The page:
nutrients are washed out of the soil all-together. This leads to soil erosion. As of now, about 80%
of the soils in the humid tropics are acidic and infertile (Dudley 21). When there are no trees to
keep the soil in place, the soil becomes ripe for erosion. It dries and cracks under the sun’s heat.
Once the soil temperature exceeds 25 degrees centigrade, volatile nutrient ingredients like
nitrogen can be lost, further reducing the fertility of the remaining soil (Myers 14). Furthermore,
rainfall washes remaining nutrients into rivers. This means that replanting trees will not
necessarily help to solve the problems of deforestation; by the time the trees have matured, the
soil might be completely stripped of essential nutrients. Eventually, cultivation in the forest
regions will be impossible, and the land will be useless. The soil erosion will lead to permanent
impoverishment of huge land areas.

The social impact of soil erosion can be quite severe. Those who settle into the forest regions are
forced to move every year or so due to soil erosion. They find areas where they can cultivate.
When those areas are no longer good for growing, they move to another region.
     Erosion washes away valuable minerals. This process could be controlled if the rate of
                                  deforestation is reduced.

                 Source: http://www.teleport.com/~sunybod/images/erosion.gif

Flooding

Flooding is a quite serious consequence of deforestation. Clearing the forest dramatically
increases the surface run-off from rainfall, mainly because a greater proportion of the rain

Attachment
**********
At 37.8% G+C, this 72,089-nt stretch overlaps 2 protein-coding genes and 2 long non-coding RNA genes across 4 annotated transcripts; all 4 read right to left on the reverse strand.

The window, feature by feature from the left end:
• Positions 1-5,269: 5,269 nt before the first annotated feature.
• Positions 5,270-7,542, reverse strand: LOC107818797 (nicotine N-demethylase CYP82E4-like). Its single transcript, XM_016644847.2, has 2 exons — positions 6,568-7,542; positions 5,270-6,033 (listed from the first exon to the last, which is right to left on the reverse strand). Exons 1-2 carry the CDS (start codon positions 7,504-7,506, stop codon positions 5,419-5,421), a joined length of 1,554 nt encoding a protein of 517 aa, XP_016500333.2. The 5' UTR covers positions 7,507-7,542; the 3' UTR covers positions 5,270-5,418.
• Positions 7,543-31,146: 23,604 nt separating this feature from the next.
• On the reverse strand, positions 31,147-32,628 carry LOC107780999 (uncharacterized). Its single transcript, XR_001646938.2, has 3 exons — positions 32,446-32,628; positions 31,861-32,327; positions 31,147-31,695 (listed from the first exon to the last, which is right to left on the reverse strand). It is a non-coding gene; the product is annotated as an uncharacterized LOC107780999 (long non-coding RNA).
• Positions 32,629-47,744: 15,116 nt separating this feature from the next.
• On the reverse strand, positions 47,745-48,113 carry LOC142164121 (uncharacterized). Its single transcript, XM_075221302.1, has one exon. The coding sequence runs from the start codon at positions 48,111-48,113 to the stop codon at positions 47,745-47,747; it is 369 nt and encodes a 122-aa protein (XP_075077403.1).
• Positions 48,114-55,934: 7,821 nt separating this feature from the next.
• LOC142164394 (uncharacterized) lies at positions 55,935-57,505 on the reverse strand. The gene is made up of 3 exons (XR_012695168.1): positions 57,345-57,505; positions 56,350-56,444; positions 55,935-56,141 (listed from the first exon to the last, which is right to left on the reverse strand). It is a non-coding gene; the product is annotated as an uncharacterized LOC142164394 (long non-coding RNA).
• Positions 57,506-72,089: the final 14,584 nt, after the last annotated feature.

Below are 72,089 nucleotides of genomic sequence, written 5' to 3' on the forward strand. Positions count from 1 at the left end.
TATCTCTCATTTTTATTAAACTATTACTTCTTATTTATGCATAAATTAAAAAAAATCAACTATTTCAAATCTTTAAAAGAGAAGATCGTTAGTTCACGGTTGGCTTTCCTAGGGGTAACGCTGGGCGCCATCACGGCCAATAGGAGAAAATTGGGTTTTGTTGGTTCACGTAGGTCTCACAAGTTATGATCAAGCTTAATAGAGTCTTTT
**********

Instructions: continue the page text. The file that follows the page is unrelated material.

reaches the ground due to a lack of vegetation which would suck up the excess rainfall. "Tropical
forests can receive as much rain in an hour as London would expect in a wet month, and a single
storm has been measured as removing 185 tonnes of topsoil per hectare" (Dudley 21). In tropical
regions where the forests are dense, flooding is not as serious a problem because there is
vegetation to absorb the rainfall. It is in areas where there is little vegetation that there is a
problem. Hence, to avoid the disastrous effects of flooding, tropical forests need to remain dense
and lush.

Climate Change
Although all consequences of deforestation are potentially serious, perhaps the most serious
consequence is that of climate change due to the loss of trees. Earth has an atmosphere which
contains a variety of gases, all in a delicate balance, to ensure life on Earth. One of these gases in
Earth’s atmosphere is carbon dioxide; a gas which helps moderate heat loss to outer space.
Insulating gases such as carbon dioxide are called "greenhouse gasses because their function is